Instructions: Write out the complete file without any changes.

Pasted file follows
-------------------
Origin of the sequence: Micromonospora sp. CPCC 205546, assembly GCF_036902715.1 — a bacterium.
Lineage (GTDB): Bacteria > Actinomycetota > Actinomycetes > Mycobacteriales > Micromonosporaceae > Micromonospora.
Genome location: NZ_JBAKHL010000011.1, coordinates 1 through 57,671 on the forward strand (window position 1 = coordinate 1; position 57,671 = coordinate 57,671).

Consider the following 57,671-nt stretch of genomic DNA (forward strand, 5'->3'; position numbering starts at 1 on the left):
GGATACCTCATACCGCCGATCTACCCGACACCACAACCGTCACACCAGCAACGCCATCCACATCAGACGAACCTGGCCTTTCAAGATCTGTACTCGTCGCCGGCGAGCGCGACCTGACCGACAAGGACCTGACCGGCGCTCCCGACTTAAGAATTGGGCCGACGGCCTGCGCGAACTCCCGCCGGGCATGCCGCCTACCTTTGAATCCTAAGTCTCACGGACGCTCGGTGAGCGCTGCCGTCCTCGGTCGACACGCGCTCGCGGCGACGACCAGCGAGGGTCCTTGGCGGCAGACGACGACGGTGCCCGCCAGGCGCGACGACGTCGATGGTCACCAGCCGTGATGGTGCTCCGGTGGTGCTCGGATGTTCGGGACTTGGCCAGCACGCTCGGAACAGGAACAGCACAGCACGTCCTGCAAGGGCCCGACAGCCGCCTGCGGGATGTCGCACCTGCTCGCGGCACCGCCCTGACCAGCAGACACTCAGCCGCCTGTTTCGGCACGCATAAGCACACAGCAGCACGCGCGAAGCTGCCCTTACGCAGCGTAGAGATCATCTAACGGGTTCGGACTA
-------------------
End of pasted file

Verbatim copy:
Origin of the sequence: Micromonospora sp. CPCC 205546, assembly GCF_036902715.1 — a bacterium.
Lineage (GTDB): Bacteria > Actinomycetota > Actinomycetes > Mycobacteriales > Micromonosporaceae > Micromonospora.
Genome location: NZ_JBAKHL010000011.1, coordinates 1 through 57,671 on the forward strand (window position 1 = coordinate 1; position 57,671 = coordinate 57,671).

Consider the following 57,671-nt stretch of genomic DNA (forward strand, 5'->3'; position numbering starts at 1 on the left):
GGATACCTCATACCGCCGATCTACCCGACACCACAACCGTCACACCAGCAACGCCATCCACATCAGACGAACCTGGCCTTTCAAGATCTGTACTCGTCGCCGGCGAGCGCGACCTGACCGACAAGGACCTGACCGGCGCTCCCGACTTAAGAATTGGGCCGACGGCCTGCGCGAACTCCCGCCGGGCATGCCGCCTACCTTTGAATCCTAAGTCTCACGGACGCTCGGTGAGCGCTGCCGTCCTCGGTCGACACGCGCTCGCGGCGACGACCAGCGAGGGTCCTTGGCGGCAGACGACGACGGTGCCCGCCAGGCGCGACGACGTCGATGGTCACCAGCCGTGATGGTGCTCCGGTGGTGCTCGGATGTTCGGGACTTGGCCAGCACGCTCGGAACAGGAACAGCACAGCACGTCCTGCAAGGGCCCGACAGCCGCCTGCGGGATGTCGCACCTGCTCGCGGCACCGCCCTGACCAGCAGACACTCAGCCGCCTGTTTCGGCACGCATAAGCACACAGCAGCACGCGCGAAGCTGCCCTTACGCAGCGTAGAGATCATCTAACGGGTTCGGACTA